A "thin-film structure" is an electric structure that is formed at a surface of an insulating substrate. A thin-film structure could be formed, for example, by deposition and patterned etching of films on the insulating substrate's surface.
During production of an electric structure at a surface, a part of a first layer "covers" or "has a shape that covers" or "is over" a part of a second layer if the part of the second layer is between the part of the first layer and the surface. Similarly, a part of a first layer "extends across" a part of a second layer if the part of the first layer covers the part of the second layer.
An "exposed part" of a first layer that is elsewhere covered by a second layer is a part of the first layer that is not covered by the second layer. A third layer that covers the second layer may "contact" the exposed part of the first layer.
An operation "forms" a patterned layer or circuitry in a layer by a sequence of one or more operations that produce a layer that, rather than covering the entire substrate, forms a pattern. For example, the operation could deposit a layer, use lithographic techniques to form a mask, and etch away parts of the layer not covered by the mask to form a pattern.
An "integrated circuit" is a circuit formed at a substrate's surface by batch processes such as deposition, lithography, etching, oxidation, diffusion, implantation, annealing, and so forth.
A "lead" is a part of a component at which the component is electrically connected to other components. A "line" is a simple component that extends between and electrically connects two or more leads. A line is "connected between" the components or leads it electrically connects. A lead of a component is "connected" to a lead of another component when the two leads are electrically connected by a combination of leads and lines. In an integrated circuit, leads of two components may also be "connected" by being formed as a single lead that is part of both components.
The terms "array" and "cell" are related: An "array" is an article of manufacture that includes an arrangement of "cells." For example, a "two-dimensional array" or "2D array" includes an arrangement of cells in two dimensions. A 2D array of circuitry may include rows and columns, with a line for each row and a line for each column. Lines in one direction may be "data lines" through which a cell receives or provides signals that determine or indicate its state. Lines in the other direction may be "scan lines" through which a cell receives a signal enabling it to receive signals from or provide signals to its data line.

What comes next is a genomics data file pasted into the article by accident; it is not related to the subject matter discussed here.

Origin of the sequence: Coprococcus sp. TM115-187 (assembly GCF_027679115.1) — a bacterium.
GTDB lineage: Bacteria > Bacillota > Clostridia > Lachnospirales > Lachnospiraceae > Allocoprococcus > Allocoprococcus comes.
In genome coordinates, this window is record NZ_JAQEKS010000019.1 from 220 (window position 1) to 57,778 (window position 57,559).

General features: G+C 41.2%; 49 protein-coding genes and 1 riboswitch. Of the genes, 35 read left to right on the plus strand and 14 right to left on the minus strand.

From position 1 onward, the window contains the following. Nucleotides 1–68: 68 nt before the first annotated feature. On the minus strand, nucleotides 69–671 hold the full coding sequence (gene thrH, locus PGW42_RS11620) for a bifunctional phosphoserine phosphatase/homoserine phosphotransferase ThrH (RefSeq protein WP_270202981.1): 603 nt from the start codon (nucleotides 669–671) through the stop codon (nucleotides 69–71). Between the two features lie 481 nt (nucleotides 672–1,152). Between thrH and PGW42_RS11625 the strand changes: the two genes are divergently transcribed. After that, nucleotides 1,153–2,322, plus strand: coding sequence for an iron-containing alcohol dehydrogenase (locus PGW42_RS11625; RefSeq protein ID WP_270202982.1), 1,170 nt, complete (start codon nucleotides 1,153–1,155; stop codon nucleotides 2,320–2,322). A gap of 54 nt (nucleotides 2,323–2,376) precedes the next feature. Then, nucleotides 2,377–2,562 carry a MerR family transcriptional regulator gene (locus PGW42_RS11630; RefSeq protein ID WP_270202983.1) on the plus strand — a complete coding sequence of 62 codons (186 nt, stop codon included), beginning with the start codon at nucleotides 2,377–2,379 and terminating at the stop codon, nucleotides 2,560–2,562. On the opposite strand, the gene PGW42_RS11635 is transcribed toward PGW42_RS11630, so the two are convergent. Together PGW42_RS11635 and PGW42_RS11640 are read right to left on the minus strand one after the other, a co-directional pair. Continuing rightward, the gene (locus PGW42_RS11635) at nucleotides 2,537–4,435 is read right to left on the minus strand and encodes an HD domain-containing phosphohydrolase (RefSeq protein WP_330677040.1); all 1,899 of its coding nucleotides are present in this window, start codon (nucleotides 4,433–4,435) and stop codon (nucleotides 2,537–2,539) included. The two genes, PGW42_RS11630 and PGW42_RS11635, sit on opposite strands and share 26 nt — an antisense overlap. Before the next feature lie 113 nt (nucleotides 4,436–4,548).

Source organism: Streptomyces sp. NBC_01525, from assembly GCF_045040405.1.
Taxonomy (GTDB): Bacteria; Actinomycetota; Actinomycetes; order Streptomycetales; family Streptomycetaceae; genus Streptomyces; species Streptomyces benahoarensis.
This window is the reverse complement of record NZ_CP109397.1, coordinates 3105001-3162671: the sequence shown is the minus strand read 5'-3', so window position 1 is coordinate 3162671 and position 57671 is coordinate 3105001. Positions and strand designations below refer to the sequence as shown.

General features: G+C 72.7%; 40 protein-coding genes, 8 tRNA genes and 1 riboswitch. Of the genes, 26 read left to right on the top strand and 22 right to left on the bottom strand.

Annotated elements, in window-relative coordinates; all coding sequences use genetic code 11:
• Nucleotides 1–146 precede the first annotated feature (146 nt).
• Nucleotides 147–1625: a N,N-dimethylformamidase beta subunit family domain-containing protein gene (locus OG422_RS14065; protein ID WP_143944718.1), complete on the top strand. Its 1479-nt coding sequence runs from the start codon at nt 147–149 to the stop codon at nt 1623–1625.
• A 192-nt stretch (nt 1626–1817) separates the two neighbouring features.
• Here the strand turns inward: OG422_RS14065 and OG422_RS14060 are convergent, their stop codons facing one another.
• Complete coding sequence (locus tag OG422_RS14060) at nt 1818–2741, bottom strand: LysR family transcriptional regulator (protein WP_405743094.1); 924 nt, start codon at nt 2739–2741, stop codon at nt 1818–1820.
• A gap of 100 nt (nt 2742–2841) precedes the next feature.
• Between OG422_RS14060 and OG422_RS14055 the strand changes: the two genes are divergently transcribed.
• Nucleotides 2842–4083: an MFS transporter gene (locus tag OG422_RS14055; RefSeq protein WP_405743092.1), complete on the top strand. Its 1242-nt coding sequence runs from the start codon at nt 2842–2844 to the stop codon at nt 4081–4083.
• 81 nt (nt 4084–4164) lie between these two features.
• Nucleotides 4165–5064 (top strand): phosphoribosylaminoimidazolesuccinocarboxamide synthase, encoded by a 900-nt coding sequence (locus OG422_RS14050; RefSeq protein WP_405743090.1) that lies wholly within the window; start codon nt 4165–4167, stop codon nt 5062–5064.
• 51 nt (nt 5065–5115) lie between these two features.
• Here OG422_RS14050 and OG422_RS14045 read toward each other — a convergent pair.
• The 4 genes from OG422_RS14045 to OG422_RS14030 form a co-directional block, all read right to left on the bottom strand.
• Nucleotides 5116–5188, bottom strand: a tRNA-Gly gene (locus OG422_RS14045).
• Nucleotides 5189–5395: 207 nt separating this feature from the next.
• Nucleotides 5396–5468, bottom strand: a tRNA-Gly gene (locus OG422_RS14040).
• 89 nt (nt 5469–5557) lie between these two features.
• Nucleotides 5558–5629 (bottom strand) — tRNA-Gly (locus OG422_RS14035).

In an array of circuitry, "cell circuitry" is circuitry connected to a cell's scan line and data line.
A "crossing region" is a region in which two lines cross, such as a scan line and a data line.
A "conductive layer" is a layer formed of conductive material.
An "insulating layer" is a layer formed of a non-conductive material.
A part of a layer "has an edge" if another, complementary part of the layer has been removed by one or more processes, leaving the part of the layer. The edge is the boundary between part of a layer and its complementary part. A "width" of a part of a layer such as a line is a distance between two edges.
Edges of two layers or parts of layers in a thin-film structure are "approximately aligned" if their projections onto the surface of the substrate at which the thin-film structure is formed are approximately the same.
Edges of two layers or parts of layers are "slightly offset" from each other if their projections onto the surface of the substrate are at slightly different positions.
A component in one layer is "between" edges in another layer if the projection of the component onto the surface of the substrate is between the projections of the edges.